Allied Tactical Airpower in Normandy

A quick outline of British/Commonwealth doctrine for tactical air power in Normandy.
Picture is a detail from Rocket-firing Typhoons at the Falaise Gap, Normandy 1944 by Frank Wootton. The original is in the Imperial War Museum, London.

Visit my virtual archives of many of the primary source documents this work is based upon.


Chapter One:

Chapter Two:

Chapter Three:

Chapter Four:

Chapter Five:


How did the Allies apply their air power against the Germans in Normandy?

By the time of the Normandy campaign, Allied air power was overwhelming. This has traditionally been invoked as an explanation for the eventual Allied victory. But how was this air power actually brought to bear on the German Army? In the event, it was used primarily as fire support for the Allied armies as they bludgeoned their way forward. Airpower was a powerful but generally blunt instrument for the Allies in Normandy. Fortunately, that airpower was so overwhelming that the Allies could in large part do all things at once, without being forced to make difficult choices. Really though, the Allies had not worked through the difficult questions of how best to apply airpower against an enemy army in the field.

In order to understand how the Allies actually did seek to apply their airpower against the Germans, it is important to appreciate the pre-war and early-war debates over airpower, for this was a complex and difficult problem. After all, what is the most effective way to bring thousands of aircraft to bear against a powerful opponent? Attacking strong points along the front? Support and supply targets in his immediate rear? Bridges and other choke points? Strafing the roads to try and prevent movement? A complex organization -- known as the Allied Expeditionary Air Forces or AEAF -- was developed to do just this. The two centre pieces of the AEAF were the 2nd Tactical Air Force of the RAF and the US 9th Air Force. Both had intricate and highly refined procedures for planning and executing air strikes.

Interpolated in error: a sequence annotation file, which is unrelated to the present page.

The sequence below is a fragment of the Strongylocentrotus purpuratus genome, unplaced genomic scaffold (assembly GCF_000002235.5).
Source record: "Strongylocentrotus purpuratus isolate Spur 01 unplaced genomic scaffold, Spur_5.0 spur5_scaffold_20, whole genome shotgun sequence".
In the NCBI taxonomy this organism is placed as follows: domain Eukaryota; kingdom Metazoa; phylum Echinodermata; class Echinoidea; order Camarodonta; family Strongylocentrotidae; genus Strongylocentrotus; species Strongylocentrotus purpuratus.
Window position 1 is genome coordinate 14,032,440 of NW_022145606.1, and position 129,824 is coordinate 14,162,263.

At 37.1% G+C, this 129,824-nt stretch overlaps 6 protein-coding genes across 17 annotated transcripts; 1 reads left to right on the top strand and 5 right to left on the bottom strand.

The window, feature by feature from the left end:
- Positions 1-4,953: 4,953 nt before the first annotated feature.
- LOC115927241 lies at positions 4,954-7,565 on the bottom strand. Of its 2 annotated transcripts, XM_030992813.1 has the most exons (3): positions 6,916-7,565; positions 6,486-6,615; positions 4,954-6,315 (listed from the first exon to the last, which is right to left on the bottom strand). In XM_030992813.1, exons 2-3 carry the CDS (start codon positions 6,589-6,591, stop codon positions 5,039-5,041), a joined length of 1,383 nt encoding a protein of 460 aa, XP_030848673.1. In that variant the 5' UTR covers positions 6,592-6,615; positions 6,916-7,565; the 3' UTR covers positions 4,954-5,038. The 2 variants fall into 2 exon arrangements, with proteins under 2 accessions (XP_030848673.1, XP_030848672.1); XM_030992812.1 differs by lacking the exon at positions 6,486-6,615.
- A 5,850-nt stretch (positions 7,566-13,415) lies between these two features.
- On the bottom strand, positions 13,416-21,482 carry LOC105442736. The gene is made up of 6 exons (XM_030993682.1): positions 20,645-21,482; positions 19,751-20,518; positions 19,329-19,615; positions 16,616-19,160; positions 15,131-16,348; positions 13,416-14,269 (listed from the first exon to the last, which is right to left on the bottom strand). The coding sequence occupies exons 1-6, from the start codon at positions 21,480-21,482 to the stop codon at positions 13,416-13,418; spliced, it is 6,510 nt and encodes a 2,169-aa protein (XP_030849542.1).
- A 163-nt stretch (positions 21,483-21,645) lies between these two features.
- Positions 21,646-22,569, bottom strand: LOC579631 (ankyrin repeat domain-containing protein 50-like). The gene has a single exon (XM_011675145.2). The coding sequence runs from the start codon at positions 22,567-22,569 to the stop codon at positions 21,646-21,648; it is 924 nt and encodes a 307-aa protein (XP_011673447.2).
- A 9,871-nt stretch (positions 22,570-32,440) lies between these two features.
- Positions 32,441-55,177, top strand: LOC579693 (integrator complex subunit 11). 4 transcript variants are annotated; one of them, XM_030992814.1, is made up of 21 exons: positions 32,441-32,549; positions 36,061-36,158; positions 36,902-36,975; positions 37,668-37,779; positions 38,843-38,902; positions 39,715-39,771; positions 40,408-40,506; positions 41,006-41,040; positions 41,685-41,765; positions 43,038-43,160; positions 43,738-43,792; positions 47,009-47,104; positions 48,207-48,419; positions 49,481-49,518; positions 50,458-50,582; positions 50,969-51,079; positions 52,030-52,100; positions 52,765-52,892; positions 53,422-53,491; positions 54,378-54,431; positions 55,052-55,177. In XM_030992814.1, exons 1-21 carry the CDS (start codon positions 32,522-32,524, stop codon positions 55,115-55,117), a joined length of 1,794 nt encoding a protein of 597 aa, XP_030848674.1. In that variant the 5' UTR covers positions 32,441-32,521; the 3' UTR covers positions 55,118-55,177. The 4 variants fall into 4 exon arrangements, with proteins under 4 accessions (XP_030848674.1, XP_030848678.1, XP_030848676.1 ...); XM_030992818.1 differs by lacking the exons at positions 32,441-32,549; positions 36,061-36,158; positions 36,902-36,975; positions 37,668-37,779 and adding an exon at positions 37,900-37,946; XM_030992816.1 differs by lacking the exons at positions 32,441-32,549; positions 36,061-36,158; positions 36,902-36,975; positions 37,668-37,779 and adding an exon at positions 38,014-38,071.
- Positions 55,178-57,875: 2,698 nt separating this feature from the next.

Essentially, the Allies lacked a clear and cogent doctrine for their tactical air forces. This is hardly surprising. In the inter and early war years, all doctrinal thought had been absorded in the inter-service wars over strategic bombing. When tactical air forces were finally formed late in the day, all available effort went into rushing them into existence and solving the immediate problems of organizing a control system. No time or energy was left over for the more difficult doctrinal questions.


Inter-war and early-war Background The arguments over strategic bombing leave air support to armies an orphan.

The System in Normandy Under a system of "joint command" an elaborate system is created to control tactical air power.

Problems At the time the Army considered the RAF unduly unresponsive to Army requirements. Many historians since have seconded this view.

Practice How was tactical air power actually employed in the campaign? Mostly as fire support for the armies, or in rather free-ranging sweeps behind the lines.

Assessment The system developed to control tactical air power was technically a marvel. It could indeed rapidly and concertedly apply air power against the enemy.

As to accusations that the RAF was not sufficently cooperative, or responsive, this accusation would seem hollow. It is clear that air power could be quickly and effectively concentrated when wished. It is less clear that critics had a clear idea of what they wanted airpower to do to the Germans, other than to "penny packet" it out to shoot up whatever targets happened to lie along the front at any given moment.

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